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Metro Toronto Convention Centre 
255 Front St West, North Building, Toronto Ontario 
June 13-15, 2018 


Multi-stakeholder Collaboration: Randle Reef Contaminated Sediment Remediation Project, Hamilton Ontario
Jon Gee, Environment and Climate Change Canada
The objective of this presentation is to share our perspective on how this unique multi-stakeholder collaboration came about and how it will change the face and reputation of Hamilton Harbour.
Abstract

Randle Reef is an area of highly contaminated sediment located on the south shore of Hamilton Harbour in the western end of Lake Ontario, and is considered to be the largest and one of the more complex and highly contaminated sediment sites in the Great Lakes.

The Randle Reef Contaminated Sediment Remediation Project involves the construction of a 6.2 ha engineered containment facility over the most highly contaminated sediment, dredging and placement of additional contaminated sediment within the facility, and in situ capping and isolation of remaining targeted sediment for a grand total of 695,000 m3 of sediment being managed. Construction began in September 2015. Environment and Climate Change Canada is leading the project with the $138.9 million cost of the project being equally shared by Canada, Ontario and the local community – the cities of Hamilton and Burlington, Halton Region, the Hamilton Port Authority and Stelco.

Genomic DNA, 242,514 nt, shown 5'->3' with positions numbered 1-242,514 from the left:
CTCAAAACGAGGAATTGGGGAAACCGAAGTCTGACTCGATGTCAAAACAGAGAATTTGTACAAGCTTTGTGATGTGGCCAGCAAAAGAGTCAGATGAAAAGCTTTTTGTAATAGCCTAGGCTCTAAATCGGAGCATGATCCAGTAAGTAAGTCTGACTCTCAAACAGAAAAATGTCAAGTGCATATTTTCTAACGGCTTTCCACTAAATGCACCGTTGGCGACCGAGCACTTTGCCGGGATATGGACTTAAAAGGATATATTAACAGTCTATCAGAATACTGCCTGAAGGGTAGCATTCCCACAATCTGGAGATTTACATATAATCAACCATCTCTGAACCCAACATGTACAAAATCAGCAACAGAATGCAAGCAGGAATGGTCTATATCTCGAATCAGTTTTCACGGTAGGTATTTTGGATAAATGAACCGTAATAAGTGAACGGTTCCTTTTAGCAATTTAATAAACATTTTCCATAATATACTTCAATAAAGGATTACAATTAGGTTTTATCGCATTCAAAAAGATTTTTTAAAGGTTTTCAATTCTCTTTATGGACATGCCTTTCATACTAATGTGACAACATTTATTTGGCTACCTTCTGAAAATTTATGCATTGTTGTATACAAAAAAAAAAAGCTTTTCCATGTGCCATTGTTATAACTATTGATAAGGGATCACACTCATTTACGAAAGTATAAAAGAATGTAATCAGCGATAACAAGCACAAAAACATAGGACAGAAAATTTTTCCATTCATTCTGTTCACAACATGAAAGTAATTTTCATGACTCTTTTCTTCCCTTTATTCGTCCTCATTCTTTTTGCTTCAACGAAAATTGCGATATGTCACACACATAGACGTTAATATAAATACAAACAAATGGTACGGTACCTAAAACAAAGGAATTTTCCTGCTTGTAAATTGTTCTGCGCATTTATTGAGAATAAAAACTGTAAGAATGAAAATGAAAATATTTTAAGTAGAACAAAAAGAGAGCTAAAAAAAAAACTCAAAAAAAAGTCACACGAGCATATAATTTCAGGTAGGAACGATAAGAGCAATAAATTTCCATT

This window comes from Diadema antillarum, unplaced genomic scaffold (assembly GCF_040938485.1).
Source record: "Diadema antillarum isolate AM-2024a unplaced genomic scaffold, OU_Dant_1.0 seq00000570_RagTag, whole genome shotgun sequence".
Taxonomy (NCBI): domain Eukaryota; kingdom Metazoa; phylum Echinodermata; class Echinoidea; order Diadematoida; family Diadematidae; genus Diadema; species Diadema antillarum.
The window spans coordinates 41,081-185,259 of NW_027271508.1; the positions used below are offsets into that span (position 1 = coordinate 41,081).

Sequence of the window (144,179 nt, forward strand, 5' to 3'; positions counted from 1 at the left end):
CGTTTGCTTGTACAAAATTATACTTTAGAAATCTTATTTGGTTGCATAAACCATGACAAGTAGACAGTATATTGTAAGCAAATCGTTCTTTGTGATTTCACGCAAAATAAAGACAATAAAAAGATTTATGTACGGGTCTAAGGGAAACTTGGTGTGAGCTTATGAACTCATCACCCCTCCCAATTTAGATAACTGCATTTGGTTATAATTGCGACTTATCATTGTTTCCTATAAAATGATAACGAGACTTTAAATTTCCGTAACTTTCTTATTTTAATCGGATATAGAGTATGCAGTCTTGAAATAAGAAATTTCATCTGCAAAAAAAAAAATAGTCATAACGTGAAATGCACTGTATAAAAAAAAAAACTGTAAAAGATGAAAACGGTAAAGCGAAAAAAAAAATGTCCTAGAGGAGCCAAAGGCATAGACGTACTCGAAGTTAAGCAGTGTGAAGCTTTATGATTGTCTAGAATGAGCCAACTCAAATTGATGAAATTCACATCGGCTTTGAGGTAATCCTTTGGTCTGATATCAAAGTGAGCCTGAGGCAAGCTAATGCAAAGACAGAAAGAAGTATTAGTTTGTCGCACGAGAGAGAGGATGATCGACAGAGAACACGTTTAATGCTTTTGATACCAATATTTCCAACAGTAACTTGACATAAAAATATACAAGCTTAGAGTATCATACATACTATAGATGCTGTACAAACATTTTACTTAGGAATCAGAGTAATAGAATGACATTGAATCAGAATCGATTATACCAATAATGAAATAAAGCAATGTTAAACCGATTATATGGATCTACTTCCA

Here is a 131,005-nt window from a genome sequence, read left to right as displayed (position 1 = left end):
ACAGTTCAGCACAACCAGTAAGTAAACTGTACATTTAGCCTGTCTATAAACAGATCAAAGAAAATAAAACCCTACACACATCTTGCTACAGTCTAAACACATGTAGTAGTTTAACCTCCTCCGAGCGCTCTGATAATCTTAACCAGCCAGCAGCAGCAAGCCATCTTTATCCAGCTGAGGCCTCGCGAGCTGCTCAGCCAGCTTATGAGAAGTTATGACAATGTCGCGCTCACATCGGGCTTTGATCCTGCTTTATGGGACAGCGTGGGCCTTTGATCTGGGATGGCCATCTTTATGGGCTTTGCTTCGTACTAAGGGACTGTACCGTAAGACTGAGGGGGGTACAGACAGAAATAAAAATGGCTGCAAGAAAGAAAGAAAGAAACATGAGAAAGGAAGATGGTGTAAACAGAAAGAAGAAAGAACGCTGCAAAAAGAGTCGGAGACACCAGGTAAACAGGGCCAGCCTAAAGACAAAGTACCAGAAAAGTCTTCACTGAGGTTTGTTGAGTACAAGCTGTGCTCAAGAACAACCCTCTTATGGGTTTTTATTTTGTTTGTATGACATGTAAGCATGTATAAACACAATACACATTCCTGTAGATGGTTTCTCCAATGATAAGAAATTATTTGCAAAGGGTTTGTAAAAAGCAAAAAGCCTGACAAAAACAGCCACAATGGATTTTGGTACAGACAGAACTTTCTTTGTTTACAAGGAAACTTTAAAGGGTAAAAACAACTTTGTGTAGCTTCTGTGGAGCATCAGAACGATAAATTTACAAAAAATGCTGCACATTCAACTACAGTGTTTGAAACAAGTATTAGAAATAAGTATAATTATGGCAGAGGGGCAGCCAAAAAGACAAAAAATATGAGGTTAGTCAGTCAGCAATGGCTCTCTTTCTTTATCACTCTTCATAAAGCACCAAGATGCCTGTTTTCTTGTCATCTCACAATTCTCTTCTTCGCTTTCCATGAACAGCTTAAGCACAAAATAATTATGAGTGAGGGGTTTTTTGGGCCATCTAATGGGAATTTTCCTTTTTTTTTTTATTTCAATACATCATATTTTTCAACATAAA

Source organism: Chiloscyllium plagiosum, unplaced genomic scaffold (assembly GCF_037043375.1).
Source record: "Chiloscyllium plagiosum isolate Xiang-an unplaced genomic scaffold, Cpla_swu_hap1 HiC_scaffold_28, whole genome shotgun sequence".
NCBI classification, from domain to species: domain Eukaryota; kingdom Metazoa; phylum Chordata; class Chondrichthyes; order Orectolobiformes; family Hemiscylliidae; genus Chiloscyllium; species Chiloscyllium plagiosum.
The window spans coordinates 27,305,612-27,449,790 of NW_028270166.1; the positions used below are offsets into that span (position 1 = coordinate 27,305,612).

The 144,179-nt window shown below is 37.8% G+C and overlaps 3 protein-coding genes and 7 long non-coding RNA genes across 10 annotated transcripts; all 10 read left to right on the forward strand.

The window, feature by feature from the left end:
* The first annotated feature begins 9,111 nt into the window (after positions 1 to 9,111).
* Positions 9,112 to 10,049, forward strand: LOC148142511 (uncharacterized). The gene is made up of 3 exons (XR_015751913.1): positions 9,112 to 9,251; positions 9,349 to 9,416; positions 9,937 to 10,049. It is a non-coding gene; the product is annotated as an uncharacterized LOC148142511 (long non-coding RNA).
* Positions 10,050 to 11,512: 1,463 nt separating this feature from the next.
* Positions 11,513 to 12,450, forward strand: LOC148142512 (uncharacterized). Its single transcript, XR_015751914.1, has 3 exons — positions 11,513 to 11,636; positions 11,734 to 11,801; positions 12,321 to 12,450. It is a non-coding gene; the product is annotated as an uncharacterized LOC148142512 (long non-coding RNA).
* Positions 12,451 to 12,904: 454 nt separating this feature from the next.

Owing to the long history of contamination (more than 150 years) from multiple sources, it was not possible to apply the polluter pay principle to remediate the site. Instead, a shared responsibility model was adopted with the Government of Canada, Government of Ontario and the local community participating equally in the design and implementation of a solution. This legacy site is a priority for remediation under the Canada-U.S. Great Lakes Water Quality Agreement, the Canada-Ontario Agreement on Great Lakes Water Quality and Ecosystem Health and in the local community’s plans to transform from a city dominated by heavy industry to a cutting edge knowledge economy with a clean and vibrant waterfront.